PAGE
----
The rate constant for the reaction is normally written as "lambda" the value of the constant varries greatly between very large (such as beryllium-8) and very small (such as thorium-232, bismuth-209 and plutonium-244).

The activity (A in Bq which is events per second) is given by the equation

A = lambda N

Where N is the number of atoms

You calculate lambda by dividing ln(2) by the half life in seconds

When fission of uranium or plutonium atoms occurs a vast range of different nuclides are created. The final decay products of these range from zinc through to the middle of the lanthanide series. You can imagine that a very wide range of different nuclides exist in the decay chains of the different initial fission products. If we consider if a zirconium-110 nucleus is formed by the fission process, all the radionuclides in the decay chain which leads to palladium-110 have short half lives (less than 15 seconds). So if a short pulse of fission such as a nuclear bomb detonation occurs then all the atoms with the mass of 110 will have decayed to the palladium in about two minutes.

If we were to make a solution of enriched uranium nitrate and deliver a strong neutron pulse to it and then five seconds later we were to separate the ruthenium from this mixture then the specific activity of the ruthenium in terms of Bq per mole would be exceptionally high. But given a minute or so then the radioactivity level of the ruthenium in the neutron bombarded uranium will be far lower.

Now if we were to leave uranium after a dose of neutrons and leave it it for millions of years then the vast majority of the fission products will decay away and then the radioactivity of the uranium will be larger than the fission products. There is a place in Africa where a series of natural nuclear reactors operated many millions of years ago. The vast majority of the fission products and the transuranium elements (such as plutonium) formed by these prehistoric reactors have decayed away to either stable nuclides (in the case of fission products) or uranium in the case of the plutonium which the reactor formed.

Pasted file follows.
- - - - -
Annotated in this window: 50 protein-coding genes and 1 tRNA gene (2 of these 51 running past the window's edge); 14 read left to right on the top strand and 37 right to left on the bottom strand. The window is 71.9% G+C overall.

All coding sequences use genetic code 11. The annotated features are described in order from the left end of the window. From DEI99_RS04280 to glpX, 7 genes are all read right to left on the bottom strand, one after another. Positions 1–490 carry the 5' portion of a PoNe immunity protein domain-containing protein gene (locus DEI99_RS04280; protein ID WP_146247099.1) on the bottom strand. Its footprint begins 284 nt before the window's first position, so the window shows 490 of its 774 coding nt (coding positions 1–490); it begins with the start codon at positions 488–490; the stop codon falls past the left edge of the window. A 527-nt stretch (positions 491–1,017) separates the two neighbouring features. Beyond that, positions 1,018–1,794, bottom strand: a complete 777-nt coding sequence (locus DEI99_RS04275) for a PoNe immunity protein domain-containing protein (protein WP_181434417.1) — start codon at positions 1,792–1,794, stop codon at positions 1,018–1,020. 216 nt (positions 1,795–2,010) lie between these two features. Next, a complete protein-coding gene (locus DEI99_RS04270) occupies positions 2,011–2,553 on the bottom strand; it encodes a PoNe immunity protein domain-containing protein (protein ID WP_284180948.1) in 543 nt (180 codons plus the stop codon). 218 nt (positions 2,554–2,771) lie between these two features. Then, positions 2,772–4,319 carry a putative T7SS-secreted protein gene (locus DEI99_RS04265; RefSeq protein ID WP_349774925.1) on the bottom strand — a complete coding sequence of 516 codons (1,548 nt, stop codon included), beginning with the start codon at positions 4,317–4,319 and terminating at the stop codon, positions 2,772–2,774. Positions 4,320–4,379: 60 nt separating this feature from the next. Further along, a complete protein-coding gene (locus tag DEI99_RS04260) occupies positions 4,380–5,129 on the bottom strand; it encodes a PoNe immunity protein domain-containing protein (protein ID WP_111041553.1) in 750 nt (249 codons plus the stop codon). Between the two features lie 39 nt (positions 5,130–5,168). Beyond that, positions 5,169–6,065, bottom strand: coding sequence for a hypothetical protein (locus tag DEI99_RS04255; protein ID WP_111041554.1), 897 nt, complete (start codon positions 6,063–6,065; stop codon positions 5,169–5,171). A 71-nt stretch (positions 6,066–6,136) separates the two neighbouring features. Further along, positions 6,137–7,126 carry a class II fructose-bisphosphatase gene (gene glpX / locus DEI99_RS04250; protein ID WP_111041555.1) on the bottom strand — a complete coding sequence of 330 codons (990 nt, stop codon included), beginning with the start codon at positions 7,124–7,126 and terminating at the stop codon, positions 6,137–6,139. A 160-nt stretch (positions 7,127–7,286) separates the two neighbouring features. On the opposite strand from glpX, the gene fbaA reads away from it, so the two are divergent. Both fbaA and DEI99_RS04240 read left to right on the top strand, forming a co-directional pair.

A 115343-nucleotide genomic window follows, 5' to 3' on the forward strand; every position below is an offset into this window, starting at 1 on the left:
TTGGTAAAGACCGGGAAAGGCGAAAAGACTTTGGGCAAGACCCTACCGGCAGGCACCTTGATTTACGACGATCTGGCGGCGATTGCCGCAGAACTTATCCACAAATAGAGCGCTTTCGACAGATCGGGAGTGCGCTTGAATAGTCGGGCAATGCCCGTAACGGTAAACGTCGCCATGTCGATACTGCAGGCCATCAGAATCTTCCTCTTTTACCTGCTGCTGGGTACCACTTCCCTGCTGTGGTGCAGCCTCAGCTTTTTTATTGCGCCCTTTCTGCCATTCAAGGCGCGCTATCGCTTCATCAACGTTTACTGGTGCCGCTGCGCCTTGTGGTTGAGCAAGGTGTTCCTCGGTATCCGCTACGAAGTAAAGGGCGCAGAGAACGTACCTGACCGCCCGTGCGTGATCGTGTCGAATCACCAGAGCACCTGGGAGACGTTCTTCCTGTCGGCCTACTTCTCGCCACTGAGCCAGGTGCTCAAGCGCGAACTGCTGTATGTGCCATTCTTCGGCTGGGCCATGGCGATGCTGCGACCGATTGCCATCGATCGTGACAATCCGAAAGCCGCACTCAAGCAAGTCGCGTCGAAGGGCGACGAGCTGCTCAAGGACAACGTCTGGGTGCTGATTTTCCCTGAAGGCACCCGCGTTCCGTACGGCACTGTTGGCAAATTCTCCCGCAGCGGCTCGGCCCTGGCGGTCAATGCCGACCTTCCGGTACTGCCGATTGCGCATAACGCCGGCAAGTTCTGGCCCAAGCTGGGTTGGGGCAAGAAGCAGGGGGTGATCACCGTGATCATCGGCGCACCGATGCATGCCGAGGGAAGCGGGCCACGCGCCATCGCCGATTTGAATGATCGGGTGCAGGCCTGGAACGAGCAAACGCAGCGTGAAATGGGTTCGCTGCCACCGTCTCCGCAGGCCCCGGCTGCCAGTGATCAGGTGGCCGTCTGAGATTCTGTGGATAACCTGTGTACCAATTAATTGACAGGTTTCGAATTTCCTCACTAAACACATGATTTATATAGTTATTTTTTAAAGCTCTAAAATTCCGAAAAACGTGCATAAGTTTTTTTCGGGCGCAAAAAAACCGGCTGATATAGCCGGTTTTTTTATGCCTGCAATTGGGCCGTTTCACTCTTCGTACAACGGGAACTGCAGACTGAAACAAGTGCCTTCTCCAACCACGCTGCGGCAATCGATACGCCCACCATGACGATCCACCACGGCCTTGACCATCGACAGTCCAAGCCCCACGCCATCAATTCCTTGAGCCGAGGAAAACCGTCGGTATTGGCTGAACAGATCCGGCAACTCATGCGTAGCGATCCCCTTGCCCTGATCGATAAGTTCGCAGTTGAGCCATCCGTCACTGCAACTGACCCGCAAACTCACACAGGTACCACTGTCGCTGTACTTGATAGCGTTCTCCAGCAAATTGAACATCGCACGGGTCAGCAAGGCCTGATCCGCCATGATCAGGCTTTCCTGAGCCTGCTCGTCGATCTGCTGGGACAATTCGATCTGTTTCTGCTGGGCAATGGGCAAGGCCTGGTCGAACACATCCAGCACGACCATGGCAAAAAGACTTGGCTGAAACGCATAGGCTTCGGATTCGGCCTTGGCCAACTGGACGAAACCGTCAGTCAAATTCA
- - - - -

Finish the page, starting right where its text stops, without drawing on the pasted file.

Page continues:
In the samples of the African fossil reactor materials clear signs of nuclear fission exist, while for a while (a long time ago) the fission product radioactivity was far greater than the either the uranium or plutonium radioactivity. The fission product radioactivity and then the plutonium radioactivity have no decayed away. Leaving the slowly decaying uranium still in the samples.

• We have enough information on the rate at which that natural reactor worked to say that the fission product radioactivity was higher? Commented Nov 26, 2022 at 21:54
• If anyone wants to look up this reactor, look for Oklo, Gabon.
– Dan
Commented Nov 28, 2022 at 0:48

As said in the comments, the whole point of fission reactors is that you extract energy by turning uranium into something else and that "something else" is much more radioactive than uranium itself. The nuclear waste can be categorized according to their radioactivity:

• low-level waste (LLW)
• intermediate-level waste (ILW)
• high-level waste (HLW)

The vast majority of the waste (90% of total volume) is considered LLW which contributes to 1% of the total radioactivity. On the other hand, HLW accounts for 3% of the total volume of waste, but contains 95% of the total radioactivity.

The HLW is primarily both uranium fuel that has been used in a nuclear power reactor and is "spent" or no longer efficient in producing electricity (Spent fuel is thermally hot as well as highly radioactive and requires remote handling and shielding) and the fission products (why the fission product is radioactive is mentioned in Oscar's answer).

When the nucleus splits, most of the energy is released immediately and carried off by coolant to do useful work. This energy continues to be released for thousands of years after the atom splits. This delayed emissions mean that nuclear waste is still highly radioactive. Even the afterglow heat that is produced is what makes the waste hazardous.

The amount of HLW worldwide is currently increasing by about 12,000 tonnes every year. A 1000-megawatt nuclear power plant produces about 27 t of spent nuclear fuel (unreprocessed) every year.

References:

• A point worth making is that we don't have any choice about the products of uranium fission being much more radioactive than the starting fuel. The laws of physics decide that. Commented Nov 27, 2022 at 16:59